After The Withdrawal, The Entry of Russians into The EU Increased by 30% In A Week


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Last week, after setbacks in the war in Ukraine, Moscow announced a partial mobilization to recruit some 300,000 soldiers.

The number of Russians entering EU countries has increased by more than 30% in a week, according to information from the European Border Guard Agency (Frontex). The increase comes after the partial mobilization ordered by President Vladimir Putin.

Last week, almost 66,000 Russian citizens entered the European Union, 30% more than the previous week. “Most of them have reached Finland and Estonia,” Frontex said in a statement, referring to the week of September 19-25.

Some 30,000 Russian citizens have arrived in Finland in the last four days alone, the agency added. According to the document, most Russians who have traveled to neighboring countries have residence permits, visas or dual citizenship.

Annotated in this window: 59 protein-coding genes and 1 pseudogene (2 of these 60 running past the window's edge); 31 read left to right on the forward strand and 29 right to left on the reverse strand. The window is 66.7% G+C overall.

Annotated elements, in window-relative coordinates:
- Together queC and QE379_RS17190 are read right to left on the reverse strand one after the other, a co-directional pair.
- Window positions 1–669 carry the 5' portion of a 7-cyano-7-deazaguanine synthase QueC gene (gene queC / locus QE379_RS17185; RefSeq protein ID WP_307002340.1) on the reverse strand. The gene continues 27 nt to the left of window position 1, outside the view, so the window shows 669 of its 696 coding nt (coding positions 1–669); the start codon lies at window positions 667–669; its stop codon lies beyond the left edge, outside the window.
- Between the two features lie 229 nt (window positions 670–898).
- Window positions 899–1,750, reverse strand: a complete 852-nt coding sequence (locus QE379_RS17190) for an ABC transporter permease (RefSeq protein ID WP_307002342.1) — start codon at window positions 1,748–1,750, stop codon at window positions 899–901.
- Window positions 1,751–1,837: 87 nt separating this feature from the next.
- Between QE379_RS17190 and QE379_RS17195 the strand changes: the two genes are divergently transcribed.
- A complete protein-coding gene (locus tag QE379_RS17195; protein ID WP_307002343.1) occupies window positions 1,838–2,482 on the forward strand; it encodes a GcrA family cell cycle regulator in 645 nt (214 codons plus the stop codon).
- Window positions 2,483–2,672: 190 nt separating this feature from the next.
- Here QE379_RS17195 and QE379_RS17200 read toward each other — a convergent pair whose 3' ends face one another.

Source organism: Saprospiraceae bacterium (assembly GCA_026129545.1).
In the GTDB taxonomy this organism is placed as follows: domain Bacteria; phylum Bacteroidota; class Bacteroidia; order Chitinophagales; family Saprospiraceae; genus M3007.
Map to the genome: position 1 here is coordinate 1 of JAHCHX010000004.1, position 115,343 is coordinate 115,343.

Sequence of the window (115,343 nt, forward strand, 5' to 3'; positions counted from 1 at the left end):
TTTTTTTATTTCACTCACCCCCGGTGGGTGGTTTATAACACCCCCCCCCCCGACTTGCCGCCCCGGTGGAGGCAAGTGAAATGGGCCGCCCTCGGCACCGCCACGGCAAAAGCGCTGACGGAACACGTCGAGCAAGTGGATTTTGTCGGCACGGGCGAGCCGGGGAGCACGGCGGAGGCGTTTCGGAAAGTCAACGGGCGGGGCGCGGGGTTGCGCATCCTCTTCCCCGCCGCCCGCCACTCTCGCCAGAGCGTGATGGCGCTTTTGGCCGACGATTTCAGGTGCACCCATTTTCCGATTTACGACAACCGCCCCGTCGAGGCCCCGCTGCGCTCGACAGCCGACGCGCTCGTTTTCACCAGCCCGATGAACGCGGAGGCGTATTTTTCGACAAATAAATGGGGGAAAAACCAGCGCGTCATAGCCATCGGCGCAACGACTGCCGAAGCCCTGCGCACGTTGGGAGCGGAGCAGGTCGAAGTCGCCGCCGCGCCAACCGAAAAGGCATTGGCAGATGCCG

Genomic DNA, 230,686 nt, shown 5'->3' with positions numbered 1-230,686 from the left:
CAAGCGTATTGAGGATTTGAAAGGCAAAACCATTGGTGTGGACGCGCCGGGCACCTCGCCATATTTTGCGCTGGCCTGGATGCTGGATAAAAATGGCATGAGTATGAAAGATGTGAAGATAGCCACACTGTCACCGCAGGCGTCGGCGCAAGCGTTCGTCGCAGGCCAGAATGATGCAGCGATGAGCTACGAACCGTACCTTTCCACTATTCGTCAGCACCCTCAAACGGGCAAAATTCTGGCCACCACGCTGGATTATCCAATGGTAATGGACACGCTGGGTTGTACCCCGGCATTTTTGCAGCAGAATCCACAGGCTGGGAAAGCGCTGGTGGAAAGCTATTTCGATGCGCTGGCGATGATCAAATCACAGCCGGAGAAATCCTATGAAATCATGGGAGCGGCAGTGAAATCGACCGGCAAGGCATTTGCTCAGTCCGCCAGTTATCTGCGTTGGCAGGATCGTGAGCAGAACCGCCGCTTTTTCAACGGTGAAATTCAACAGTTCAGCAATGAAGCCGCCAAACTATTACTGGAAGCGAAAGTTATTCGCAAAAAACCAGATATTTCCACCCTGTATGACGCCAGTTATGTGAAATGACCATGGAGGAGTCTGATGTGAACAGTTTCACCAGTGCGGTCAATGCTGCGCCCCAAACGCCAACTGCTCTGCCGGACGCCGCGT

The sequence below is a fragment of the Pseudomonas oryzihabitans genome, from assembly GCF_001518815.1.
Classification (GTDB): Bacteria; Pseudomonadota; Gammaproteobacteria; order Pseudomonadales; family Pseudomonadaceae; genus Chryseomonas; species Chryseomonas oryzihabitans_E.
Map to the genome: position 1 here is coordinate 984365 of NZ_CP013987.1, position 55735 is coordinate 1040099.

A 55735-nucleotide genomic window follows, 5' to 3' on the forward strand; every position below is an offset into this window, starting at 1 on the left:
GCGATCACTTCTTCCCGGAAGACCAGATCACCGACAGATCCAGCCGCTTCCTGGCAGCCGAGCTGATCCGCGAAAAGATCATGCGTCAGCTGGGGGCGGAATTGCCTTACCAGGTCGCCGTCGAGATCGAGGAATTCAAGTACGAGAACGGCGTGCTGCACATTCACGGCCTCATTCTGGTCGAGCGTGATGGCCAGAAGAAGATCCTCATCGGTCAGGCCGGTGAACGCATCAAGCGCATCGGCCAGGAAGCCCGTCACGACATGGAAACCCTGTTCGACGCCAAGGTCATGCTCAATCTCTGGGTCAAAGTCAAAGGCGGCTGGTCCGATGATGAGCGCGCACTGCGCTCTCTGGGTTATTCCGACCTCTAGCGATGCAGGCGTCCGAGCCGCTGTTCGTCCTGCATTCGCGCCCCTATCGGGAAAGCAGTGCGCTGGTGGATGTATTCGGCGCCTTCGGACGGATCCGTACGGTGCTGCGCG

• Russians Flee to The Border After Putin’s Military Withdrawal

However, the body warned that illegal crossings could increase if Russia banned the smuggling of potential recruits.

Last week, after the setbacks of the war in Ukraine, Putin announced a partial mobilization. The measure seeks to recruit more than 300,000 soldiers to fight in Kyiv.

The European Union began discussions Monday on how it should deal with Russian draft dodgers, but no deal has been announced so far.

In late August, the 27-nation bloc did not agree to a visa ban on Russian tourists, a move the Czech Republic and Poland have taken in isolation. Despite this, the European Union decided to suspend the facilitation of visas for Moscow, which makes the process of issuing the document more and more expensive.

On September 19, Estonia, Latvia, Lithuania and Poland acted on their own and began to implement entry restrictions for Russian tourists. Finland plans to introduce similar restrictions.


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